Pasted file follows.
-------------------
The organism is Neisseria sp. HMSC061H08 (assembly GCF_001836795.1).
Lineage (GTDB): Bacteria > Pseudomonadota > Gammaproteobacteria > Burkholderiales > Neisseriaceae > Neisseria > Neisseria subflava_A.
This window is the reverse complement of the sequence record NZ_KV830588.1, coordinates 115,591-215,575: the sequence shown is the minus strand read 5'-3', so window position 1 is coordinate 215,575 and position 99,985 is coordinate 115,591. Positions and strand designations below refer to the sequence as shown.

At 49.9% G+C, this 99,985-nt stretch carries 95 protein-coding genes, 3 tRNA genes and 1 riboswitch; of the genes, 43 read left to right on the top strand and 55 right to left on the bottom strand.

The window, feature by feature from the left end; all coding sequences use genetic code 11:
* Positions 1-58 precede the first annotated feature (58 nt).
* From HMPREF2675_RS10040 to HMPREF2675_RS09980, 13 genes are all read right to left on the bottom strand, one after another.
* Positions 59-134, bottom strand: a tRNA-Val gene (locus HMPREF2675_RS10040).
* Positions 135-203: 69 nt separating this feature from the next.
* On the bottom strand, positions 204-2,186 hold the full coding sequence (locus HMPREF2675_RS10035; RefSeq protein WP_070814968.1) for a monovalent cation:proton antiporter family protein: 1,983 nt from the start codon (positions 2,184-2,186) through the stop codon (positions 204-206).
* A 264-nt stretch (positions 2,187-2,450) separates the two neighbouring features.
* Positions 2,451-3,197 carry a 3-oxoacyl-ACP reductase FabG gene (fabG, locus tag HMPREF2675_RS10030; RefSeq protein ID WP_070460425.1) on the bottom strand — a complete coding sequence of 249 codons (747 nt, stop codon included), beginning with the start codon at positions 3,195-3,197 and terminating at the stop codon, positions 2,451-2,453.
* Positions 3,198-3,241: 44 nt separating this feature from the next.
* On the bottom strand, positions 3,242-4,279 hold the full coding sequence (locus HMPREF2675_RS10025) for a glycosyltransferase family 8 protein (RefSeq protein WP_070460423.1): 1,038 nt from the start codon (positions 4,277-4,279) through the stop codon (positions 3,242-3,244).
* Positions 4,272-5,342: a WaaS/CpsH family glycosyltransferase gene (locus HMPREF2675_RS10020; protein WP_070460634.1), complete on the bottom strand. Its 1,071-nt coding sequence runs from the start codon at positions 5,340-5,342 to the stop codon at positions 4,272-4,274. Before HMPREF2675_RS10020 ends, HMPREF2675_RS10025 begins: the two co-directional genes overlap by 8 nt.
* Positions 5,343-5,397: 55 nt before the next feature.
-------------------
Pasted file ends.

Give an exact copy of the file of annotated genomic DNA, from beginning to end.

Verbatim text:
The organism is Neisseria sp. HMSC061H08 (assembly GCF_001836795.1).
Lineage (GTDB): Bacteria > Pseudomonadota > Gammaproteobacteria > Burkholderiales > Neisseriaceae > Neisseria > Neisseria subflava_A.
This window is the reverse complement of the sequence record NZ_KV830588.1, coordinates 115,591-215,575: the sequence shown is the minus strand read 5'-3', so window position 1 is coordinate 215,575 and position 99,985 is coordinate 115,591. Positions and strand designations below refer to the sequence as shown.

At 49.9% G+C, this 99,985-nt stretch carries 95 protein-coding genes, 3 tRNA genes and 1 riboswitch; of the genes, 43 read left to right on the top strand and 55 right to left on the bottom strand.

The window, feature by feature from the left end; all coding sequences use genetic code 11:
* Positions 1-58 precede the first annotated feature (58 nt).
* From HMPREF2675_RS10040 to HMPREF2675_RS09980, 13 genes are all read right to left on the bottom strand, one after another.
* Positions 59-134, bottom strand: a tRNA-Val gene (locus HMPREF2675_RS10040).
* Positions 135-203: 69 nt separating this feature from the next.
* On the bottom strand, positions 204-2,186 hold the full coding sequence (locus HMPREF2675_RS10035; RefSeq protein WP_070814968.1) for a monovalent cation:proton antiporter family protein: 1,983 nt from the start codon (positions 2,184-2,186) through the stop codon (positions 204-206).
* A 264-nt stretch (positions 2,187-2,450) separates the two neighbouring features.
* Positions 2,451-3,197 carry a 3-oxoacyl-ACP reductase FabG gene (fabG, locus tag HMPREF2675_RS10030; RefSeq protein ID WP_070460425.1) on the bottom strand — a complete coding sequence of 249 codons (747 nt, stop codon included), beginning with the start codon at positions 3,195-3,197 and terminating at the stop codon, positions 2,451-2,453.
* Positions 3,198-3,241: 44 nt separating this feature from the next.
* On the bottom strand, positions 3,242-4,279 hold the full coding sequence (locus HMPREF2675_RS10025) for a glycosyltransferase family 8 protein (RefSeq protein WP_070460423.1): 1,038 nt from the start codon (positions 4,277-4,279) through the stop codon (positions 3,242-3,244).
* Positions 4,272-5,342: a WaaS/CpsH family glycosyltransferase gene (locus HMPREF2675_RS10020; protein WP_070460634.1), complete on the bottom strand. Its 1,071-nt coding sequence runs from the start codon at positions 5,340-5,342 to the stop codon at positions 4,272-4,274. Before HMPREF2675_RS10020 ends, HMPREF2675_RS10025 begins: the two co-directional genes overlap by 8 nt.
* Positions 5,343-5,397: 55 nt before the next feature.